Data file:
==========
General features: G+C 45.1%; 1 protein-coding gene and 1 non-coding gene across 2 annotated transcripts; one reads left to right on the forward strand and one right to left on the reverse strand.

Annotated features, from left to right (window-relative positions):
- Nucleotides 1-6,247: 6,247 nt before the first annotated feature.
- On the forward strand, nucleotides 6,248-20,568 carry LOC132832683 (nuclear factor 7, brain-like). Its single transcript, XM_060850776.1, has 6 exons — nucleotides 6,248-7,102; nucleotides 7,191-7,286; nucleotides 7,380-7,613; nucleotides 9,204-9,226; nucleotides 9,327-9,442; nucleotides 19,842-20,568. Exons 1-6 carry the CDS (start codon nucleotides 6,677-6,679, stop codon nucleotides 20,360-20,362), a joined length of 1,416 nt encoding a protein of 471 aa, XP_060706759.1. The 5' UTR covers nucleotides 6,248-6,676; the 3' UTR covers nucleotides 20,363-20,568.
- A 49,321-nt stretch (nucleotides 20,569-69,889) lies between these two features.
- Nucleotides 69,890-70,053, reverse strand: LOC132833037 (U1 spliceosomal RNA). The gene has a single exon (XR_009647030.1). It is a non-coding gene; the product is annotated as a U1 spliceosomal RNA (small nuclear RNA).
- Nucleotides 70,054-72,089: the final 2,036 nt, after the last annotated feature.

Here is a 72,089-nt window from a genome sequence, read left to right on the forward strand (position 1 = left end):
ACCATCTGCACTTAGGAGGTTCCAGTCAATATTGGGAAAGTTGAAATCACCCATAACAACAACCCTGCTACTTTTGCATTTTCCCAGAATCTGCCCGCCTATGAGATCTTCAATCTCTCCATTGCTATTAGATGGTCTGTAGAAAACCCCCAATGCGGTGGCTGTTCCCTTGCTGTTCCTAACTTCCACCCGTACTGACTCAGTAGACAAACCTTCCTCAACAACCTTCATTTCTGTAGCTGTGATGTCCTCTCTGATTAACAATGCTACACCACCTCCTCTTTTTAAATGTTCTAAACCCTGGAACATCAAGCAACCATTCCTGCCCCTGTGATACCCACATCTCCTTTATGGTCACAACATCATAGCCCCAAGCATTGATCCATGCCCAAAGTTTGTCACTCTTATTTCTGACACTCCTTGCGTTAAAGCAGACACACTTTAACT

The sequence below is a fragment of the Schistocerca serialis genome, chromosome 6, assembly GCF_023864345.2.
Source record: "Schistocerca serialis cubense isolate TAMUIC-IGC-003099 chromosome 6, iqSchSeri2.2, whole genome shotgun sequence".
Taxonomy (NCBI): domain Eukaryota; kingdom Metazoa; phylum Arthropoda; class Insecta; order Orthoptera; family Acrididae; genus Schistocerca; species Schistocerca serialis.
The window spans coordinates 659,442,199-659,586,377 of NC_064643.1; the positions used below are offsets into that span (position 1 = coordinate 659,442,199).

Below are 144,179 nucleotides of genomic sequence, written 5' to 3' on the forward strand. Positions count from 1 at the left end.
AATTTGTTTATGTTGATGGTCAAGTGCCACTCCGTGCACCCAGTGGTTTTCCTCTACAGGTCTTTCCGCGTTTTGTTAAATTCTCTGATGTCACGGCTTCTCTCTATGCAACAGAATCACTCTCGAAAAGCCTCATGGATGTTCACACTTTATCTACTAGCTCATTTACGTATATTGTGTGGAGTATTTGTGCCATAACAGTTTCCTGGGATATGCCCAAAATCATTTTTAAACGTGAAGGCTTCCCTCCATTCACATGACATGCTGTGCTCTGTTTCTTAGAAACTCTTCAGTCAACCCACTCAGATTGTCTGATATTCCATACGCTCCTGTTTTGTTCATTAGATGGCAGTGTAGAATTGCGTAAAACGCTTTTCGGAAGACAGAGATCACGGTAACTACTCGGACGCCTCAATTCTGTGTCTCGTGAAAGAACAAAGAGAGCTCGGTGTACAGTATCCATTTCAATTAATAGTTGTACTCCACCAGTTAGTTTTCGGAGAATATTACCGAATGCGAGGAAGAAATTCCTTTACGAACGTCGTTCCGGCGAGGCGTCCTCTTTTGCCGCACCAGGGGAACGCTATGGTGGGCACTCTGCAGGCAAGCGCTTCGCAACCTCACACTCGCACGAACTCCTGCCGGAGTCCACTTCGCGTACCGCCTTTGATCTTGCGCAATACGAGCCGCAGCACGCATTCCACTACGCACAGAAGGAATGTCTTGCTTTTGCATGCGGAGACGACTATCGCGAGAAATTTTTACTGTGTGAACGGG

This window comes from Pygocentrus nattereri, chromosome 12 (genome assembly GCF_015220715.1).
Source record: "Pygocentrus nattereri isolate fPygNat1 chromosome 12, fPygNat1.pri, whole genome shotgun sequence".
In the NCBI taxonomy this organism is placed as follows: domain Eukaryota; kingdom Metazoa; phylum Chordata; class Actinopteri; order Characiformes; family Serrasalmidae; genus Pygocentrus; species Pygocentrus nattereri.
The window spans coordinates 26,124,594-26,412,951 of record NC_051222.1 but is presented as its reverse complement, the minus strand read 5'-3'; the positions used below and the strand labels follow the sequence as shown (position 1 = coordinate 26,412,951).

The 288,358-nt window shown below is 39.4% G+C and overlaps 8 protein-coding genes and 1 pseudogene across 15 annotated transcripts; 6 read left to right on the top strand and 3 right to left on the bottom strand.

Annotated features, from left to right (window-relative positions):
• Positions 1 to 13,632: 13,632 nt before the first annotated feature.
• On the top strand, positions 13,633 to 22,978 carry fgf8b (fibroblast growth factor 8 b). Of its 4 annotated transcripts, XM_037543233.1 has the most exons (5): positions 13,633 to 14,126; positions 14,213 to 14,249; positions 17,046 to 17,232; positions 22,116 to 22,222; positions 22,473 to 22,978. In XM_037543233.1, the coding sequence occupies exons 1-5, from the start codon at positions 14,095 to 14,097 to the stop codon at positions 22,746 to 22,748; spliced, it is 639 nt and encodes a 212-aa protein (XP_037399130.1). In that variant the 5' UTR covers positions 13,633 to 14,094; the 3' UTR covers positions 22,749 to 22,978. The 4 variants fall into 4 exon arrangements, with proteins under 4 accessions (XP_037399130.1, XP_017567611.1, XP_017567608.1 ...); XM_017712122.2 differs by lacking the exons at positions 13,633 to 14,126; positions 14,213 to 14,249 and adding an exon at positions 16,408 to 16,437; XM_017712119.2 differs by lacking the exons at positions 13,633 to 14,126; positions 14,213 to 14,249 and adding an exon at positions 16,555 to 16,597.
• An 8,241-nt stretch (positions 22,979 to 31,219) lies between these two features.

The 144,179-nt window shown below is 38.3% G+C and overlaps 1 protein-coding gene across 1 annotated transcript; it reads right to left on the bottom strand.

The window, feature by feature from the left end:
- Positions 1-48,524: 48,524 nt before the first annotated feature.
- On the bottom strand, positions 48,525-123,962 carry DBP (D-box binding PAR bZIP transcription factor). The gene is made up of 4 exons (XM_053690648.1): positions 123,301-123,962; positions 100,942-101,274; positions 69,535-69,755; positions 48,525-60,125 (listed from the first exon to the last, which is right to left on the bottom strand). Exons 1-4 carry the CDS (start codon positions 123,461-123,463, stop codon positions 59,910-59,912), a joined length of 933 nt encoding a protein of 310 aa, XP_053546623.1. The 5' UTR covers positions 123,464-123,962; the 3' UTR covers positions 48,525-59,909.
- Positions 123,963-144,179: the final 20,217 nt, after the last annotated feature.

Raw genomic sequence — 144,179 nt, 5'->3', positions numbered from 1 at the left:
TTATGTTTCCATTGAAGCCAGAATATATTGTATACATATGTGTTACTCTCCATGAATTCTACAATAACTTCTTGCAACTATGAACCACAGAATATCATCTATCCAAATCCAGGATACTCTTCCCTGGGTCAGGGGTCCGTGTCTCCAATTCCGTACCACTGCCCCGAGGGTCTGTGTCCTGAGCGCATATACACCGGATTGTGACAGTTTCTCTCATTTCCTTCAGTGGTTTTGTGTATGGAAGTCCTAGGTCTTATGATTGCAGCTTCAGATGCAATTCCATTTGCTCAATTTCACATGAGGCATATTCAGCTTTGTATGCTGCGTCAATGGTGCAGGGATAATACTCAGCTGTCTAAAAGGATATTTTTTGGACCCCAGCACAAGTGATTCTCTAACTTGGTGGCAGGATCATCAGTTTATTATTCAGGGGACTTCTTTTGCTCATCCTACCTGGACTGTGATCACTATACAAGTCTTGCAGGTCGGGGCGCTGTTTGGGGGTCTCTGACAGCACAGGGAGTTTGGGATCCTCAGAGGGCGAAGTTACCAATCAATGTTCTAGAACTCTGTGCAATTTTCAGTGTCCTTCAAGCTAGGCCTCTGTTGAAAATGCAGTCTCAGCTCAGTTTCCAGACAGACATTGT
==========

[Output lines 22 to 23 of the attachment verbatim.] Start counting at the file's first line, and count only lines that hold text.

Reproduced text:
• Positions 1 to 13,632: 13,632 nt before the first annotated feature.
• On the top strand, positions 13,633 to 22,978 carry fgf8b (fibroblast growth factor 8 b). Of its 4 annotated transcripts, XM_037543233.1 has the most exons (5): positions 13,633 to 14,126; positions 14,213 to 14,249; positions 17,046 to 17,232; positions 22,116 to 22,222; positions 22,473 to 22,978. In XM_037543233.1, the coding sequence occupies exons 1-5, from the start codon at positions 14,095 to 14,097 to the stop codon at positions 22,746 to 22,748; spliced, it is 639 nt and encodes a 212-aa protein (XP_037399130.1). In that variant the 5' UTR covers positions 13,633 to 14,094; the 3' UTR covers positions 22,749 to 22,978. The 4 variants fall into 4 exon arrangements, with proteins under 4 accessions (XP_037399130.1, XP_017567611.1, XP_017567608.1 ...); XM_017712122.2 differs by lacking the exons at positions 13,633 to 14,126; positions 14,213 to 14,249 and adding an exon at positions 16,408 to 16,437; XM_017712119.2 differs by lacking the exons at positions 13,633 to 14,126; positions 14,213 to 14,249 and adding an exon at positions 16,555 to 16,597.